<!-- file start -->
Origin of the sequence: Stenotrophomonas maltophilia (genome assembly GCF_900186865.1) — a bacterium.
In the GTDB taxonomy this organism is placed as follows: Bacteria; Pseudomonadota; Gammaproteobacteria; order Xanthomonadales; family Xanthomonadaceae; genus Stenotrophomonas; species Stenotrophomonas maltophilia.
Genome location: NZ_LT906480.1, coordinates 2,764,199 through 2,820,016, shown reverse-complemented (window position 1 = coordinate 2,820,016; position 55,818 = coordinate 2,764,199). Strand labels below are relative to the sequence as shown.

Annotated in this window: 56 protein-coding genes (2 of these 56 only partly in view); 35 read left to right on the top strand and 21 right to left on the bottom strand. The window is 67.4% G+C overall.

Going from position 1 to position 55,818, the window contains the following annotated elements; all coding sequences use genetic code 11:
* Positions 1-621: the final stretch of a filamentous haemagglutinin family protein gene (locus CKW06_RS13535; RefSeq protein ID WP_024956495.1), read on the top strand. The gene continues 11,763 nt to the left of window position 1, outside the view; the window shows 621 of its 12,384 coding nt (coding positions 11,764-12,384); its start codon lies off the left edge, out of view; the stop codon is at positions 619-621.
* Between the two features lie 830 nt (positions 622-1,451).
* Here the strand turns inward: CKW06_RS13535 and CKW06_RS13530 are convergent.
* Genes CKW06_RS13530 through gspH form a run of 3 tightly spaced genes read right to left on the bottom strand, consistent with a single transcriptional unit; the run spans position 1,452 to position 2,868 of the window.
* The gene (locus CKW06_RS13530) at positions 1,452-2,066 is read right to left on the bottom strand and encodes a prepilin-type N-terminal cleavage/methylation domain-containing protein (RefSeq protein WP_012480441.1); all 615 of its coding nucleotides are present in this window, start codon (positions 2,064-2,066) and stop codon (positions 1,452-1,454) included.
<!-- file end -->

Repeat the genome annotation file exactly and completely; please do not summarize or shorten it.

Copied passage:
Origin of the sequence: Stenotrophomonas maltophilia (genome assembly GCF_900186865.1) — a bacterium.
In the GTDB taxonomy this organism is placed as follows: Bacteria; Pseudomonadota; Gammaproteobacteria; order Xanthomonadales; family Xanthomonadaceae; genus Stenotrophomonas; species Stenotrophomonas maltophilia.
Genome location: NZ_LT906480.1, coordinates 2,764,199 through 2,820,016, shown reverse-complemented (window position 1 = coordinate 2,820,016; position 55,818 = coordinate 2,764,199). Strand labels below are relative to the sequence as shown.

Annotated in this window: 56 protein-coding genes (2 of these 56 only partly in view); 35 read left to right on the top strand and 21 right to left on the bottom strand. The window is 67.4% G+C overall.

Going from position 1 to position 55,818, the window contains the following annotated elements; all coding sequences use genetic code 11:
* Positions 1-621: the final stretch of a filamentous haemagglutinin family protein gene (locus CKW06_RS13535; RefSeq protein ID WP_024956495.1), read on the top strand. The gene continues 11,763 nt to the left of window position 1, outside the view; the window shows 621 of its 12,384 coding nt (coding positions 11,764-12,384); its start codon lies off the left edge, out of view; the stop codon is at positions 619-621.
* Between the two features lie 830 nt (positions 622-1,451).
* Here the strand turns inward: CKW06_RS13535 and CKW06_RS13530 are convergent.
* Genes CKW06_RS13530 through gspH form a run of 3 tightly spaced genes read right to left on the bottom strand, consistent with a single transcriptional unit; the run spans position 1,452 to position 2,868 of the window.
* The gene (locus CKW06_RS13530) at positions 1,452-2,066 is read right to left on the bottom strand and encodes a prepilin-type N-terminal cleavage/methylation domain-containing protein (RefSeq protein WP_012480441.1); all 615 of its coding nucleotides are present in this window, start codon (positions 2,064-2,066) and stop codon (positions 1,452-1,454) included.